PotNetwork is pleased to bring you our Marijuana Stock Weekend from our partner publication Grizzle. Grizzle journalist and Head of Research Scott Willis covers the marijuana stock market in-depth, with over 12 years of institutional investment management experience in analyzing both debt and equity securities. He has held senior investment research roles at Credit Suisse and TD Asset Management. He’s also a Chartered Financial Analyst and has been featured on BNN Bloomberg and CBC. For more of Scott’s writing check out Grizzle – the language of new money.
Bottom Line: The next investing frenzy will be in CBD, THCs non-psychoactive cousin. Grizzle did a deep dive into the CBD market to illuminate the potential along with the three stocks best positioned to play the trend. Ignore this information at your own risk.
Bottom Line: Even though there are some questions around the company’s cost structure and declining patient numbers, nothing in the earnings report changes our view that Aurora is ready for legalization and remains one of the two best-positioned targets, along with Aphria, for a beverage giant who wants to enter the market.
All-In Production Costs per Gram by Producer
Bottom Line: Ontario looks committed to fostering a free retail market in the province. If the government really wants to prevent big producers from owning more than one store, they can structure the regulations to prevent loopholes. If we assume owning a retail store is profitable, these regulations have now decreased the amount of profit a licensed producer will generate, a negative for cannabis growers.
- The proposed cannabis retail store must be located on or within the site set out in the license.
- The person and its affiliates, as defined by the regulations, may not between them hold more than one retail store.
Bottom Line: In the first six months of 2018, Germany imported 1,800 kg, 420 kg of which were from Canopy Growth. Tilray on the other hand likely provided less than 5 percent of cannabis oil exported to Germany according to financial filings.
Canopy makes $13.62 per gram in Germany compared to $7.20 per gram in Canada. Canada supplies 60 percent of Cannabis consumed in Germany.
Bottom Line: Aurora’s first massive greenhouse, Aurora Sky, is now 50 percent over budget and six months delayed from the original construction schedule provided by the company. This news from Aurora should remind investors that it is in their best interest to build a margin of safety into production and return expectations for licensed producer stocks. This is a brand new industry, and the best operators have not yet been determined. Production and cost guidance from management should be taken as a best-case scenario.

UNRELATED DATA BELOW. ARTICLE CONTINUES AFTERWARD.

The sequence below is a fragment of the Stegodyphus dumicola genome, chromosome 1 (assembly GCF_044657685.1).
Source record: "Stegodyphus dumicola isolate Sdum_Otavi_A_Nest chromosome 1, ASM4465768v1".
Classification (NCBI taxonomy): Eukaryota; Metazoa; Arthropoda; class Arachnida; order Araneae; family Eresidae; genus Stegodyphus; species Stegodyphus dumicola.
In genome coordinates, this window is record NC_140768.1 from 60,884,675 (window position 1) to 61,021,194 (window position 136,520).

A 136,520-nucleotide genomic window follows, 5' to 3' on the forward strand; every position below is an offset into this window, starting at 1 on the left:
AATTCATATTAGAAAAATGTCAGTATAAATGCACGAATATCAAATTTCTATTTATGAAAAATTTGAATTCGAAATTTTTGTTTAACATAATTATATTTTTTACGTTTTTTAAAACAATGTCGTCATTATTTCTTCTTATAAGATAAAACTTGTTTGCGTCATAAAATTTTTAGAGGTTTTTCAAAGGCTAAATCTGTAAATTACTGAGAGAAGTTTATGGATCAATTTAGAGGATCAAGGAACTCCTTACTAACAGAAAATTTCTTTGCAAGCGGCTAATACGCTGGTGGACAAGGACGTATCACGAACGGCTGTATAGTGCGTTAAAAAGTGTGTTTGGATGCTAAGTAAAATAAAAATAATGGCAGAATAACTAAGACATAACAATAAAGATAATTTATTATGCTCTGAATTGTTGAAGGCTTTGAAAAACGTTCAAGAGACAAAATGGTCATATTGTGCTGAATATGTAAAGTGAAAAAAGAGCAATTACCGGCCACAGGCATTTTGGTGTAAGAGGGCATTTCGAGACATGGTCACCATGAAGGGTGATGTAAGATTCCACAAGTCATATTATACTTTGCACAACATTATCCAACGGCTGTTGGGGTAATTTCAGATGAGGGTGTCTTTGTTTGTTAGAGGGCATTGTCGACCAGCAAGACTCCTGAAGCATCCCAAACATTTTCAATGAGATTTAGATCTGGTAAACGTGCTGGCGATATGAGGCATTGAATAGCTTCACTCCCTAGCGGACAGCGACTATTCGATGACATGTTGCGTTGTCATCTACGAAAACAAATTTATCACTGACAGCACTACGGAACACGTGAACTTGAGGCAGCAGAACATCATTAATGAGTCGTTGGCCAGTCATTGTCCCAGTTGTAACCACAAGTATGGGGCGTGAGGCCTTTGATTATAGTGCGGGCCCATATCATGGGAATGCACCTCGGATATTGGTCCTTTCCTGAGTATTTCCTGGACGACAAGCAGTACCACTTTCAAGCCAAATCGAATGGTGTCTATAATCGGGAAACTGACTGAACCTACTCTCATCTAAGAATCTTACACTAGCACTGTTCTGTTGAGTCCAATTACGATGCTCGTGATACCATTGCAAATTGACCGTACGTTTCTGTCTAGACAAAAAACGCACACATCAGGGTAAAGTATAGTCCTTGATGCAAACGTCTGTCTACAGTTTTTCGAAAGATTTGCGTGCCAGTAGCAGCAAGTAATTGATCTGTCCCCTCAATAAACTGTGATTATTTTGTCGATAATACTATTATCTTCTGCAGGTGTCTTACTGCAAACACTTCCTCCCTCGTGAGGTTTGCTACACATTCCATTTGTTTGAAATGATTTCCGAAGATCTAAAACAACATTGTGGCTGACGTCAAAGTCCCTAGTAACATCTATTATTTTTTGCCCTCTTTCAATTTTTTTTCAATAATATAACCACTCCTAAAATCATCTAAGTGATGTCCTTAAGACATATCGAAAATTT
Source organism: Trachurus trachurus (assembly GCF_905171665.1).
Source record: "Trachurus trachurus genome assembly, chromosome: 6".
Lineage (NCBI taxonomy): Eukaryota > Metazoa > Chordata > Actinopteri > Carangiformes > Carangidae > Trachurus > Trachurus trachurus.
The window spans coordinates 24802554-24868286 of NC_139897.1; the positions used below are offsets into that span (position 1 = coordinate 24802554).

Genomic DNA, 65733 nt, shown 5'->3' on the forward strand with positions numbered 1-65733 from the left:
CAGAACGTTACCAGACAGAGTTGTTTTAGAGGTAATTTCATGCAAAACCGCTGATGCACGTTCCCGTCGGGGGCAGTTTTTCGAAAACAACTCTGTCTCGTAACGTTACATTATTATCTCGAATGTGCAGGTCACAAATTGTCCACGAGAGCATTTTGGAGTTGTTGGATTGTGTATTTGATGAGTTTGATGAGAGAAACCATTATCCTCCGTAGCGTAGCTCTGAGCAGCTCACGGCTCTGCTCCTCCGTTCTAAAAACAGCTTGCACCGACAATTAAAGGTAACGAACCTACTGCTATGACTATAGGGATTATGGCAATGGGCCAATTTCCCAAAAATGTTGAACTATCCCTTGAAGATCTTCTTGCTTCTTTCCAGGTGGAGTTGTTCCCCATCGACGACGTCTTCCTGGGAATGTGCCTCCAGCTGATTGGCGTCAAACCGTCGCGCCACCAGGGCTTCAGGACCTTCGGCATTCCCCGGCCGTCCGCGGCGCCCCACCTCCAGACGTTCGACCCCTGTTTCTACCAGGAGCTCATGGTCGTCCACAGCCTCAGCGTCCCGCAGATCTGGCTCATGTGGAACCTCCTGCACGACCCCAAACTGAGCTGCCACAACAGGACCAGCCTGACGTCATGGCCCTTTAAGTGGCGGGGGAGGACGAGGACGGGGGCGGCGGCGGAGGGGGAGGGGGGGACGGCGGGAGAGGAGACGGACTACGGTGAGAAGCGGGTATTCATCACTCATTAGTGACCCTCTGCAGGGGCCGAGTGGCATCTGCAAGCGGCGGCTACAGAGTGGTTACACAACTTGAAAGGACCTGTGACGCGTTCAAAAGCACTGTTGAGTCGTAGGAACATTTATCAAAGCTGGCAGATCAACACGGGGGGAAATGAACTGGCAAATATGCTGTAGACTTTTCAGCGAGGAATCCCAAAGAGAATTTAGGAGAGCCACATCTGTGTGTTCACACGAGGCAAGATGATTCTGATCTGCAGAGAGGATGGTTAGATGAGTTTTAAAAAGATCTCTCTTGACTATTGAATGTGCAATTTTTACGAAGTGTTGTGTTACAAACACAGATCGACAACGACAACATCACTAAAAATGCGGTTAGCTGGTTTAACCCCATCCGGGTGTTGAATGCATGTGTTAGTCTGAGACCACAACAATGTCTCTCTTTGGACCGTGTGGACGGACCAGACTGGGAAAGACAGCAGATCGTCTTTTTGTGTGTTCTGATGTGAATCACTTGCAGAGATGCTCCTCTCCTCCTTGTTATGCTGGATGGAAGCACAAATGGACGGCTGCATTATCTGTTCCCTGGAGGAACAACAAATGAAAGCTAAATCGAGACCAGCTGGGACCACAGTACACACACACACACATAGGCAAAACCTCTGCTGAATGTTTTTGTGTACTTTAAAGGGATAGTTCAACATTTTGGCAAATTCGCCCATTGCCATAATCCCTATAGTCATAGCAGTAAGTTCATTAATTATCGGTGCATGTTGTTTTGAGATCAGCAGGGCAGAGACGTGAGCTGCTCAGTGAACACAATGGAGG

Bottom Line: Even if a new US farm bill takes hemp off a list of controlled substances, it will still take 1-2 years for state-by-state regulations to be decided. In Washington, for example, manufacturing hemp oil, aka CBD oil, is forbidden, demonstrating there are still challenges hemp farmers have to face before they can expand at scale. US hemp acreage is exploding even in the face of strict regulations.
Hemp Acreage Planted by Region
Global marijuana stocks took a breather this week and were down 5 percent for the week. News out of Ontario that only one store would be allowed per licensed producer likely contributed to the stock price weakness. The group as a whole is still up 70 percent since the Constellation investment in Canopy Growth was announced last month.
There is a significant M&A premium built into most of the large-cap stocks as investors expect large corporations to enter the market through licensed producer buyouts. If these deals don’t occur in the next few months, stocks could retrace recent highs.
The Canopy Constellation deal gave the market some new momentum starting in August which should carry stocks higher at least through the end of the year. Until we have 3 to 6 months of data from the legal market in Canada, investor enthusiasm should continue to push cannabis stocks higher.
Once the Canadian market opens, we expect retail and wholesale price compression from a legal oversupply. Falling cannabis prices will pressure producer stocks in the second half of 2019.